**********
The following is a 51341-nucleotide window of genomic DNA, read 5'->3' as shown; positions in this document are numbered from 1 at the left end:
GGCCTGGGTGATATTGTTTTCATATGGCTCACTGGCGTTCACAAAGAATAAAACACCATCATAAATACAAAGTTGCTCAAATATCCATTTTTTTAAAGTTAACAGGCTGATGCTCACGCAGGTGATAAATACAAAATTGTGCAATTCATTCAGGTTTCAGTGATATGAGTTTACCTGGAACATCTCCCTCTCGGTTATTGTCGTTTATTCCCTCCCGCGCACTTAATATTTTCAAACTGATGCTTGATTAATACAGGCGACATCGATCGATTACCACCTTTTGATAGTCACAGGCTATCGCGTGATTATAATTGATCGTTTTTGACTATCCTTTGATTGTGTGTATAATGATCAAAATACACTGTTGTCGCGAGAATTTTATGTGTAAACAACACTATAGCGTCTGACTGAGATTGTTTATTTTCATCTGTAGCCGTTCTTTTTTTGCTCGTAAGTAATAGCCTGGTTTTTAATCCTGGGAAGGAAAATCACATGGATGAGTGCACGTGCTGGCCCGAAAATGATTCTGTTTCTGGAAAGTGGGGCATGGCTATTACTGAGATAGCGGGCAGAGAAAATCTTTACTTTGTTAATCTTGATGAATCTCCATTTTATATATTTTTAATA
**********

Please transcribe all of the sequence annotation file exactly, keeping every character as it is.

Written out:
The following is a 51341-nucleotide window of genomic DNA, read 5'->3' as shown; positions in this document are numbered from 1 at the left end:
GGCCTGGGTGATATTGTTTTCATATGGCTCACTGGCGTTCACAAAGAATAAAACACCATCATAAATACAAAGTTGCTCAAATATCCATTTTTTTAAAGTTAACAGGCTGATGCTCACGCAGGTGATAAATACAAAATTGTGCAATTCATTCAGGTTTCAGTGATATGAGTTTACCTGGAACATCTCCCTCTCGGTTATTGTCGTTTATTCCCTCCCGCGCACTTAATATTTTCAAACTGATGCTTGATTAATACAGGCGACATCGATCGATTACCACCTTTTGATAGTCACAGGCTATCGCGTGATTATAATTGATCGTTTTTGACTATCCTTTGATTGTGTGTATAATGATCAAAATACACTGTTGTCGCGAGAATTTTATGTGTAAACAACACTATAGCGTCTGACTGAGATTGTTTATTTTCATCTGTAGCCGTTCTTTTTTTGCTCGTAAGTAATAGCCTGGTTTTTAATCCTGGGAAGGAAAATCACATGGATGAGTGCACGTGCTGGCCCGAAAATGATTCTGTTTCTGGAAAGTGGGGCATGGCTATTACTGAGATAGCGGGCAGAGAAAATCTTTACTTTGTTAATCTTGATGAATCTCCATTTTATATATTTTTAATA